Film, Radio and TV - 16
The Early History
Once radio broadcasting was launched, people began to realize just how significant this new medium could be.
For starters, KDKA, along with at least one other radio station, broadcast the 1920 Harding-Cox presidential election returns — well in advance of the newspapers. People also took note of all the free music, information, and commentary that was suddenly available to anyone with a radio set.
But, something else was going on at the same time. Scores of people were building their own personal radio stations, probably motivated in part by the ability to be widely heard by friends, neighbors, relatives, and even strangers.
That created a major problem. Soon there were too many stations for the number of frequencies available to separate them on the radio dial. You might be listening to "uncle Charlie's station," and all of a sudden someone else would turn on their transmitter and drown him out.
When uncle Charlie found out about this, he might decide to solve the problem by shifting to a new frequency — which, unfortunately, drowned out someone who had been using that frequency (not to mention make everyone wonder where Charlie had gone).
Some thought the solution was simply to use more power to drown out the competition. So it got to be a power battle too. A few stations jacked up the power to the point that they were using ten times today's legal limit.
The Dawn of Broadcast Advertising
Then another element entered the picture — broadcast advertising.
In 1922, a station in New York, WEAF, ran a 10-minute talk on the merits of some co-op apartments in Jackson Heights — and charged $50 for their effort.
That was deemed a toll broadcast — now better known as a commercial. At that point it was discovered that you could actually make money promoting products on radio — and, of course, things haven't been the same since.
Other countries had their own ideas about this new medium. Rather than let it be financed by commercials — maybe they could see ahead to what would happen if they did that — they decided it would be best to let the government pay for things.
In Great Britain this led to the establishment of the BBC ( British Broadcasting Corporation) in 1923. The BBC used public taxes on radio receivers to pay for their broadcast system.
Later, the CBC ( Canadian Broadcast System) was developed in Canada, patterned after the BBC. The problem in Canada was that a large percent of the population spoke French. This meant that programming in both English and French had to be developed.
Although most counties of that era also adopted government sponsored radio broadcasting, the BBC and CBC are among the few that were able to insulate programming content from direct government influence. In other words, most countries used radio to further the political aims of those in power. Today, a great many still do.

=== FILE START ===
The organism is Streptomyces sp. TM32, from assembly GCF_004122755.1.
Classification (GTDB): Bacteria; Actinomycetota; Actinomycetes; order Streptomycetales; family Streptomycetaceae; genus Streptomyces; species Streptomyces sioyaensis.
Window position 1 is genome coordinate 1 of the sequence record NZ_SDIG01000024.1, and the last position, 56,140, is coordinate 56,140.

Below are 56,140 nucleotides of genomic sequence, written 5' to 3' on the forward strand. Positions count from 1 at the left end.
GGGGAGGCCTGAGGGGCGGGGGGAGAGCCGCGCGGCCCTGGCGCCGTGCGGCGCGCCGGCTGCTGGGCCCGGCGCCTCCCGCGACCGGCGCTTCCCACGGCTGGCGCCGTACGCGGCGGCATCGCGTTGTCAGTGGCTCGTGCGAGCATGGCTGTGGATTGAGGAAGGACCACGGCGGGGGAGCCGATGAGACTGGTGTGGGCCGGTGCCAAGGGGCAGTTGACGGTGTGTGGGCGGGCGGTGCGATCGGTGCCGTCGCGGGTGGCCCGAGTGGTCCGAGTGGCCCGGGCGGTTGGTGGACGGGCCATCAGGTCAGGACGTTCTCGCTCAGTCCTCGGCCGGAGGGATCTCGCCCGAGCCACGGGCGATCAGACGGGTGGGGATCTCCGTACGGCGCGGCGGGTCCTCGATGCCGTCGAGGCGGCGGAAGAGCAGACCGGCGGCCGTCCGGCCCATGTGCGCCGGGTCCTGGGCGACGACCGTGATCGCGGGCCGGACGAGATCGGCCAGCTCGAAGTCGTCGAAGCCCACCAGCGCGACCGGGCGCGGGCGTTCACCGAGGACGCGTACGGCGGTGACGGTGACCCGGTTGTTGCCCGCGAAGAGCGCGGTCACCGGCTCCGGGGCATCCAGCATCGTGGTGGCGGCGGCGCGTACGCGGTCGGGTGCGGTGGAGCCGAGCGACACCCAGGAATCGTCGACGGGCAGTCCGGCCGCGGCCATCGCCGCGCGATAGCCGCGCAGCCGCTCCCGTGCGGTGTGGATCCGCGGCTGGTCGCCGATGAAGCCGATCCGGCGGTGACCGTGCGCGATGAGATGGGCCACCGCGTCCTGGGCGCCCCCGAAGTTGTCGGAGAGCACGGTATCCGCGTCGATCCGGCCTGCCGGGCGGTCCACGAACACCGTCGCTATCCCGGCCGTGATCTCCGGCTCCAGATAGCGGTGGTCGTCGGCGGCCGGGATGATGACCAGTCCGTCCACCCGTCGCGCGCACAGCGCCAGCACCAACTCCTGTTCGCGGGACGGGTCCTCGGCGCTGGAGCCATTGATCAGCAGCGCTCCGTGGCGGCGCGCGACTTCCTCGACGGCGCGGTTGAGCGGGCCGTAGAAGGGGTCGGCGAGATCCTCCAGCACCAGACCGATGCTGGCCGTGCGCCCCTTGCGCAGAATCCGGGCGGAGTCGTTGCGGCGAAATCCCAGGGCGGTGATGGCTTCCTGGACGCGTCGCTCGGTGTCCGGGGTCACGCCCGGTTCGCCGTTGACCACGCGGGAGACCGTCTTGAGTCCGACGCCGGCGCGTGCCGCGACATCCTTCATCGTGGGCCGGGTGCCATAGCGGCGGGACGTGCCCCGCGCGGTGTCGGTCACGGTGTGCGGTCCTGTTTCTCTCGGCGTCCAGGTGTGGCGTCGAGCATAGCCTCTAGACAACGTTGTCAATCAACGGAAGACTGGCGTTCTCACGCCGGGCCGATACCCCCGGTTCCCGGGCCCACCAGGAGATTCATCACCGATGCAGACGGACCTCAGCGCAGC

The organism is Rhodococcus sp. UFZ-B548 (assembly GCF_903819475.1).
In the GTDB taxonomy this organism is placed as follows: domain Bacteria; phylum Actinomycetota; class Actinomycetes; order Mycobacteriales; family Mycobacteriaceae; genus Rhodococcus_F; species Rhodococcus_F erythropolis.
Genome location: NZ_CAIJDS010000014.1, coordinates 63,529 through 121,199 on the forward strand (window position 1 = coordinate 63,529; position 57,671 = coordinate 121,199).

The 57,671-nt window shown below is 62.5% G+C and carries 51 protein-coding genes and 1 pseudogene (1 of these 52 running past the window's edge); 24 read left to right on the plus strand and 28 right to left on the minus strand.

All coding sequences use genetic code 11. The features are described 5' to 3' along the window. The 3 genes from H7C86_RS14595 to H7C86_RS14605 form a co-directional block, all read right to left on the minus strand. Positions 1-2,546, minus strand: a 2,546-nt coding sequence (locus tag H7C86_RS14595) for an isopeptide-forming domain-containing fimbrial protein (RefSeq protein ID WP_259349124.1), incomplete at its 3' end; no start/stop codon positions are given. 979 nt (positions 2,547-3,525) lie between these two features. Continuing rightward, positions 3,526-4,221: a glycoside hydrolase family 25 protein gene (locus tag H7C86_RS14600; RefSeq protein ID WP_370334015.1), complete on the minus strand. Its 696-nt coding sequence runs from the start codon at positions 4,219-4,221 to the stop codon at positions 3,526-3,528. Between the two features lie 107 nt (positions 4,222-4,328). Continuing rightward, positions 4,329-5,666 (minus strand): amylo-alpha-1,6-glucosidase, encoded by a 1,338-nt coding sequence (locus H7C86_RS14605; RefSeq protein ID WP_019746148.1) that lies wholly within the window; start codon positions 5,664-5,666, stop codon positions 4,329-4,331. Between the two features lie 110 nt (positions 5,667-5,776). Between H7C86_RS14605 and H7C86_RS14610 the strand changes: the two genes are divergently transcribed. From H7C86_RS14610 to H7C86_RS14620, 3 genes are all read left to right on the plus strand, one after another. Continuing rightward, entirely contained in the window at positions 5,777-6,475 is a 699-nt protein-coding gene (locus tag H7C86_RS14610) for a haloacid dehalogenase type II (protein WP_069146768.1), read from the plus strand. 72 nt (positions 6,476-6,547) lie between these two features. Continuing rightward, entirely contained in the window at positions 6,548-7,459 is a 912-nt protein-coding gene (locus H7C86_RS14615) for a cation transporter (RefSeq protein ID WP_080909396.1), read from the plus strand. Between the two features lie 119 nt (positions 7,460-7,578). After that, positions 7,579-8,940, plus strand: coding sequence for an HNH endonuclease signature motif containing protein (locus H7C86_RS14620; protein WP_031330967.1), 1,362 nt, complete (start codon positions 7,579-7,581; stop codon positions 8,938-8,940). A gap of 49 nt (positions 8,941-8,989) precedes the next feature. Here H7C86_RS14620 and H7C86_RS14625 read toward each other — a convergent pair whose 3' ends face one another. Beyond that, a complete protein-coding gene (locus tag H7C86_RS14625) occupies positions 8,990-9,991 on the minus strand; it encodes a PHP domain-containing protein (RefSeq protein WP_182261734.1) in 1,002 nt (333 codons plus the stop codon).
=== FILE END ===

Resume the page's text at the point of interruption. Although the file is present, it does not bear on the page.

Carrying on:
There was also concern in the United States about government control if taxes were used to support broadcasting. And, of course, there was the issue of the money that could be made for companies and corporations through advertising.
Even then the government responded to the political influence of big business. This influence included corporations like AT&T and Westinghouse, which had began to see the profit potential in this new medium.
The omnipresent, intrusive nature of broadcast commercials has been a part of U.S. broadcasting ever since. But, at the same time, money that commercials generated stimulated the vigorous growth of both broadcasting and advertising during this era.
Plus, given the choice between commercials and the risk of government control over broadcast content — not to mention the need to dip into tax revenues to pay for it all — most people in the U.S. felt that commercials were the lesser of the evils.
With the advent of paid radio advertising in the United States, sponsors were, of course, insistent on having the commercials they paid for heard. But, with all the chaos in the airwaves at that time — remember uncle Charlie's problem? — that wasn't working out too well.
Stations and advertisers demanded that something be done.
So the U.S. Congress passed the Radio Act of 1927, which created the Federal Radio Commission (FRC). Its purpose was to organize the licensing of transmitters, including assigning radio station frequencies, call letters, and power limits.
In assigning call letters, the FRC saw that radio stations to the east of the Mississippi River started with "W," as in WNBC, WLS, etc., and stations West of the Mississippi start with the letter "K." Since a few stations were licensed before this plan was put in to effect, there are a few exceptions to the "W" and "K" rule.
In 1934, the FRC was reorganized into the agency that now controls U.S. broadcasting, the Federal Communications Commission (FCC). The FCC's regulatory powers expanded to include telephone and telegraph — and some years later, television.
One of the things the Federal Radio Commission did was reserve some frequencies for noncommercial radio — primarily stations representing educational and religious groups. But, the channels (frequencies) they were assigned were the least desirable, plus, they were limited in power — typically only 100 watts. (Major radio stations were operating on 50,000 watts of power.)
Many years later when FM (frequency modulated) radio came along, noncommercial stations were assigned to the low end of the RF (radio frequency) FM spectrum — an area with 20 different channels.
In the next module we'll see what some of this so-called "technical stuff" means.
The next matching quiz will be after Module 17.